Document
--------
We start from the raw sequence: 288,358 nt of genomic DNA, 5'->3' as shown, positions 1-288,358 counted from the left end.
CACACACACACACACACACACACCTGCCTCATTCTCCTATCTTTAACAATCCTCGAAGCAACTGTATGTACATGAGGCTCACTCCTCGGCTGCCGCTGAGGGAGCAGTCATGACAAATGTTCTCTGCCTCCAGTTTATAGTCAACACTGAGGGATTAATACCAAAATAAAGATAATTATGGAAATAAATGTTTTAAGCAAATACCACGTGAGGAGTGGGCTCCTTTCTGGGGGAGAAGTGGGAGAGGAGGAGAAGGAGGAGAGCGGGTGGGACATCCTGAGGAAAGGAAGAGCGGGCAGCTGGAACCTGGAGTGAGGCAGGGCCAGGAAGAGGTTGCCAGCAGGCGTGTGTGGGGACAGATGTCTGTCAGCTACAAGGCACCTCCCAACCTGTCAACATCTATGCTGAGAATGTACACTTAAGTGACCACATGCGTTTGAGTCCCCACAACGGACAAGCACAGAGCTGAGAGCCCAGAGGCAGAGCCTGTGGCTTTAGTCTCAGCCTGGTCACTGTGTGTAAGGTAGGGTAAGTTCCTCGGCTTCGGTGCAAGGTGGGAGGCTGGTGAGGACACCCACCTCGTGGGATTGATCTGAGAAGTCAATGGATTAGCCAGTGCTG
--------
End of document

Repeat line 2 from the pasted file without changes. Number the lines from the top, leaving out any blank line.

CACACACACACACACACACACACCTGCCTCATTCTCCTATCTTTAACAATCCTCGAAGCAACTGTATGTACATGAGGCTCACTCCTCGGCTGCCGCTGAGGGAGCAGTCATGACAAATGTTCTCTGCCTCCAGTTTATAGTCAACACTGAGGGATTAATACCAAAATAAAGATAATTATGGAAATAAATGTTTTAAGCAAATACCACGTGAGGAGTGGGCTCCTTTCTGGGGGAGAAGTGGGAGAGGAGGAGAAGGAGGAGAGCGGGTGGGACATCCTGAGGAAAGGAAGAGCGGGCAGCTGGAACCTGGAGTGAGGCAGGGCCAGGAAGAGGTTGCCAGCAGGCGTGTGTGGGGACAGATGTCTGTCAGCTACAAGGCACCTCCCAACCTGTCAACATCTATGCTGAGAATGTACACTTAAGTGACCACATGCGTTTGAGTCCCCACAACGGACAAGCACAGAGCTGAGAGCCCAGAGGCAGAGCCTGTGGCTTTAGTCTCAGCCTGGTCACTGTGTGTAAGGTAGGGTAAGTTCCTCGGCTTCGGTGCAAGGTGGGAGGCTGGTGAGGACACCCACCTCGTGGGATTGATCTGAGAAGTCAATGGATTAGCCAGTGCTG